Why Some Pitmasters Soak Their Smoking Chunks Before Using Them

Before adding them to their smoker or grill, some pitmasters soak their smoking chunks in water in an effort to make them last longer. Smoking chunks are typically dry because of the way in which they are processed. The smoking chunks sold here at Cutting Edge Firewood are processed in a kiln — a process known as kiln drying — for 48 hours. That’s 12 times longer than the standard required by the United States Department of Agriculture (USDA). Therefore, the general belief is that soaking smoking chunks increases their moisture content and, in turn, promotes a longer burn time.

Some pitmasters also believe that soaking smoking chunks in water will make them produce more smoke. If you’ve ever used pre-soaked smoking chunks, you may recall seeing a large plume of smoke shooting out your smoker’s or grill’s dampers. As a result, you may assume that soaking your smoking chunks will lead to more flavorful food.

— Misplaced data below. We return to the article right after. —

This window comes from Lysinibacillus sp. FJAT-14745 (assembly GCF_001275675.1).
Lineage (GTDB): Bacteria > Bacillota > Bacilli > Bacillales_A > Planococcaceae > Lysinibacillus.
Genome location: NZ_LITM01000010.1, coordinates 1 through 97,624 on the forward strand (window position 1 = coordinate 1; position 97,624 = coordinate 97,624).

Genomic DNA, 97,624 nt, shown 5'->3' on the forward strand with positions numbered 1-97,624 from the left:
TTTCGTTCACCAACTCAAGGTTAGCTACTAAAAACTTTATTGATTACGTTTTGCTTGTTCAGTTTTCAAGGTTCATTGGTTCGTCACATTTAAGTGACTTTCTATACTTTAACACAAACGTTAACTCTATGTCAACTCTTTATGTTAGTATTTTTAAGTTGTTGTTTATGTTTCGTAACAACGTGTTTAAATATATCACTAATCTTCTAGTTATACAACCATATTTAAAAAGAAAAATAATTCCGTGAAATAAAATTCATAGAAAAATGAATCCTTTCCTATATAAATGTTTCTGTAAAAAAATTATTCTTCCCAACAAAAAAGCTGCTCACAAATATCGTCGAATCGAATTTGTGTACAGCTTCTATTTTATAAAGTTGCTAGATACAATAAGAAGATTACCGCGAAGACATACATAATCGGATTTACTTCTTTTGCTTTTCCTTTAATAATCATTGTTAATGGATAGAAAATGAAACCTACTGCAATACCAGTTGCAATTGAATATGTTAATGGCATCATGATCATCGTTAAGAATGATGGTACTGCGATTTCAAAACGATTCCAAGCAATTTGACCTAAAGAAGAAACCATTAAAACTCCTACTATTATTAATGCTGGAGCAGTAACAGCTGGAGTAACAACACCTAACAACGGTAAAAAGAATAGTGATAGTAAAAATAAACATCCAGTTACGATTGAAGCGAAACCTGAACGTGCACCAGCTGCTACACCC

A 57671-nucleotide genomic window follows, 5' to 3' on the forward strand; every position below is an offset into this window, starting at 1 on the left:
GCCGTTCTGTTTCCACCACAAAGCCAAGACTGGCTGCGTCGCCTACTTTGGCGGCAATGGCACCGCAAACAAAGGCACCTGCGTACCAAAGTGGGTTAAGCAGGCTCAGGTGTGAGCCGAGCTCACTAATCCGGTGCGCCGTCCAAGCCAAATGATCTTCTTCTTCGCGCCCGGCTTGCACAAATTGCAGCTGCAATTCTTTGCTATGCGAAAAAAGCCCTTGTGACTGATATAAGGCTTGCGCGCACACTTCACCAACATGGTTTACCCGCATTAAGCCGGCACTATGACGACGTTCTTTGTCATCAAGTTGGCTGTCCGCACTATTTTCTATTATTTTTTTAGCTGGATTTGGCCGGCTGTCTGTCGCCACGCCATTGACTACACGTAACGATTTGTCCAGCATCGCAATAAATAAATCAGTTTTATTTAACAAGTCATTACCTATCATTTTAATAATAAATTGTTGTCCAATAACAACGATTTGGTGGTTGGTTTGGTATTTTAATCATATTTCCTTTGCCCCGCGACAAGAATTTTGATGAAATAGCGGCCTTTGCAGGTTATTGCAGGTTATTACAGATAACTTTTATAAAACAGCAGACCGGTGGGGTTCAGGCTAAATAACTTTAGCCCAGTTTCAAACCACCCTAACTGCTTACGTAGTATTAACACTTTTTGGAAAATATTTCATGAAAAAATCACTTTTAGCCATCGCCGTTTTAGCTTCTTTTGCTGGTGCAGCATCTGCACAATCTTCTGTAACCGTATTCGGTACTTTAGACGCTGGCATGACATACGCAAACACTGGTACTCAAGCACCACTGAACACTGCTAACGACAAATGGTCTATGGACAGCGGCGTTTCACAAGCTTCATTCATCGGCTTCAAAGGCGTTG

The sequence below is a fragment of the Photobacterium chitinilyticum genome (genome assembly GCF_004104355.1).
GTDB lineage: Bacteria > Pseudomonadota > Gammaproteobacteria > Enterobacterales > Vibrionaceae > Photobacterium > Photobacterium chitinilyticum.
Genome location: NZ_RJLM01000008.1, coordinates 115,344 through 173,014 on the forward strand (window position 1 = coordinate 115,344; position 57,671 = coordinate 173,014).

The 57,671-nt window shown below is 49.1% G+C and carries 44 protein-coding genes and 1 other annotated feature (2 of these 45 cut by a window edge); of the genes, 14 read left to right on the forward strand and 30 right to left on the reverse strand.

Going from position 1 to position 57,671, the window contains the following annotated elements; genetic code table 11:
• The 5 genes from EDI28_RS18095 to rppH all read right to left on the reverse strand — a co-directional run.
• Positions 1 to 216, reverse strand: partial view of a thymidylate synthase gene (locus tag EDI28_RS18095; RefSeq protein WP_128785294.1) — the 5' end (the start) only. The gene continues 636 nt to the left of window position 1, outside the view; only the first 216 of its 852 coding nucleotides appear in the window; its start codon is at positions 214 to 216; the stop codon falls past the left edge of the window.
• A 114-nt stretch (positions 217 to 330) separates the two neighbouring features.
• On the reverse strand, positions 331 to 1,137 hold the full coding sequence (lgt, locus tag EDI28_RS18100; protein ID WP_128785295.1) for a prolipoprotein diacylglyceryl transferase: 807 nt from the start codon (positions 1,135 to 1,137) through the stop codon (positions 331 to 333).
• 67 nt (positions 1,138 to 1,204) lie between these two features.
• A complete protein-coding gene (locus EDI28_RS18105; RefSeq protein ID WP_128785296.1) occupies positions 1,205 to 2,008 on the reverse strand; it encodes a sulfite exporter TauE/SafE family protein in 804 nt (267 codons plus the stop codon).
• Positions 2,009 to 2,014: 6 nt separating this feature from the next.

Soaking smoking chunks is a relatively simple process that consists of the following steps:

  1. Place smoking chunks in a medium-sized bowl or pan.
  2. Fill a bowl or pan with water (or fruit juice).
  3. Allow smoking chunks to soak for 24 to 48 hours.
  4. After soaking, the smoking chunks are added to a smoker or grill.

The Truth About Soaking Smoking Chunks

You should think twice before soaking your smoking chunks before adding them to your smoker or grill. Although it sounds like a simple and effective way to extend their burn time, as well as create more flavorful smoke, this isn’t necessarily the case.